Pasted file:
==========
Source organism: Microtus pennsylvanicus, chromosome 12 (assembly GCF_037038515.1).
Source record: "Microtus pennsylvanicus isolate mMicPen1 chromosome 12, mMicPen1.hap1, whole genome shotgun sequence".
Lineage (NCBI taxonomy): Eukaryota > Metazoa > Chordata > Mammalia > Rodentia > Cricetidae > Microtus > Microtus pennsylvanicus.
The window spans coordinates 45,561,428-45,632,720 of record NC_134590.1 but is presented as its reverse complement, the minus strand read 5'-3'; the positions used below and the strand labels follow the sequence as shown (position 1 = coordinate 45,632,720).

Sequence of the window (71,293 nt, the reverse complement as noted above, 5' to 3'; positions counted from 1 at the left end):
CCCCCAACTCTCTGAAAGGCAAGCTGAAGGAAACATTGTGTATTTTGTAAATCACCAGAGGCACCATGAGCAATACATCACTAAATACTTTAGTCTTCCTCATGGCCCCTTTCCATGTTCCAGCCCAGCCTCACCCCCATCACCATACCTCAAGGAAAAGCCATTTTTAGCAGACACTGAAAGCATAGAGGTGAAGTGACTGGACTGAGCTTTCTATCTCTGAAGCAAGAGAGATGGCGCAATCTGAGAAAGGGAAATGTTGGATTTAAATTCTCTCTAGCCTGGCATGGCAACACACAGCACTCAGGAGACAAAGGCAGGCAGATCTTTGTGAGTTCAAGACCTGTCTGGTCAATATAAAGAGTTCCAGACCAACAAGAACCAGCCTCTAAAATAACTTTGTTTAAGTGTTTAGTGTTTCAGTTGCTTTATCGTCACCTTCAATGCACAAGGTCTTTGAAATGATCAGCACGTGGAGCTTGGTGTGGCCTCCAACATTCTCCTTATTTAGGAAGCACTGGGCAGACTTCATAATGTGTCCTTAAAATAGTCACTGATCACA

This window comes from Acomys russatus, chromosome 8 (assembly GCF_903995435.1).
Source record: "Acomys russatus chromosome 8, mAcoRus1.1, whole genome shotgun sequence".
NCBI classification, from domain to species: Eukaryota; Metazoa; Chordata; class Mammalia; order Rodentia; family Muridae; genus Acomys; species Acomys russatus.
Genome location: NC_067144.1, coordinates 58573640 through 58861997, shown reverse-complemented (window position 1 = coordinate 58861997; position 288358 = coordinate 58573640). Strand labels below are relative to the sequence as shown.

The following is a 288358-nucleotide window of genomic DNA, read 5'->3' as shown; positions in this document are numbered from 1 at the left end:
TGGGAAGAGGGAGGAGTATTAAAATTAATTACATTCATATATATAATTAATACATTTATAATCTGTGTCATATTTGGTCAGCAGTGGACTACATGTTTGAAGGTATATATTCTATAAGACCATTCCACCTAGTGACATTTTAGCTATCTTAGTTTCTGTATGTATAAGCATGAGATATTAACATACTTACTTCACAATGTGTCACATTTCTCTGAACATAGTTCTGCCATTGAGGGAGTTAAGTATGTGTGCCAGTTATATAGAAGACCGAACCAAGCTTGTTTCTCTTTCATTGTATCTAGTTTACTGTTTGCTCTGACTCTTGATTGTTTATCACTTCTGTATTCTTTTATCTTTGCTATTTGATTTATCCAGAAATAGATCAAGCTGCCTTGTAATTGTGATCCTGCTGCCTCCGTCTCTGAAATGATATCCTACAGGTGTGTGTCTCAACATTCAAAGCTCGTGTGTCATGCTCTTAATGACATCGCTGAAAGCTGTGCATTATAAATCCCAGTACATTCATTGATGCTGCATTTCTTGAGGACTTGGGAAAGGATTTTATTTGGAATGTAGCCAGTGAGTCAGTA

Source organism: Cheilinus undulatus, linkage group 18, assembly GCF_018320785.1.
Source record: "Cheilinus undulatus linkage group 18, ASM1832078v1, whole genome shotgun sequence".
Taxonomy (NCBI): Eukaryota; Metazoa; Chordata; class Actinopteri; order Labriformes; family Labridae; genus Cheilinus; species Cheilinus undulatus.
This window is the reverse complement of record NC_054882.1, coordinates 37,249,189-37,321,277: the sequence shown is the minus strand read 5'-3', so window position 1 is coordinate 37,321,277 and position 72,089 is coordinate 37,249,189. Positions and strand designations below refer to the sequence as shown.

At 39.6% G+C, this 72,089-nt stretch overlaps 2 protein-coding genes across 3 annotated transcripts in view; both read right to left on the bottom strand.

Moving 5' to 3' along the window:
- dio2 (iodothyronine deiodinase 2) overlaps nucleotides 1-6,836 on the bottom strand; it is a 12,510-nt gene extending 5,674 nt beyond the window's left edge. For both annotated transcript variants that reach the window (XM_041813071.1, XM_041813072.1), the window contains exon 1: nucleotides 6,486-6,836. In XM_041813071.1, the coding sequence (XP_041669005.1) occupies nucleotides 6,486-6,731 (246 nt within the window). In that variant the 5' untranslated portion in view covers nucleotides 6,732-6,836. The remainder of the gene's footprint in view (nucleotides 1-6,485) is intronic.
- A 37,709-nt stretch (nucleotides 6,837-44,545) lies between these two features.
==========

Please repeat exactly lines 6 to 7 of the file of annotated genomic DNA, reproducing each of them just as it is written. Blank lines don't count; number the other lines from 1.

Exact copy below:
CCCCCAACTCTCTGAAAGGCAAGCTGAAGGAAACATTGTGTATTTTGTAAATCACCAGAGGCACCATGAGCAATACATCACTAAATACTTTAGTCTTCCTCATGGCCCCTTTCCATGTTCCAGCCCAGCCTCACCCCCATCACCATACCTCAAGGAAAAGCCATTTTTAGCAGACACTGAAAGCATAGAGGTGAAGTGACTGGACTGAGCTTTCTATCTCTGAAGCAAGAGAGATGGCGCAATCTGAGAAAGGGAAATGTTGGATTTAAATTCTCTCTAGCCTGGCATGGCAACACACAGCACTCAGGAGACAAAGGCAGGCAGATCTTTGTGAGTTCAAGACCTGTCTGGTCAATATAAAGAGTTCCAGACCAACAAGAACCAGCCTCTAAAATAACTTTGTTTAAGTGTTTAGTGTTTCAGTTGCTTTATCGTCACCTTCAATGCACAAGGTCTTTGAAATGATCAGCACGTGGAGCTTGGTGTGGCCTCCAACATTCTCCTTATTTAGGAAGCACTGGGCAGACTTCATAATGTGTCCTTAAAATAGTCACTGATCACA

This window comes from Acomys russatus, chromosome 8 (assembly GCF_903995435.1).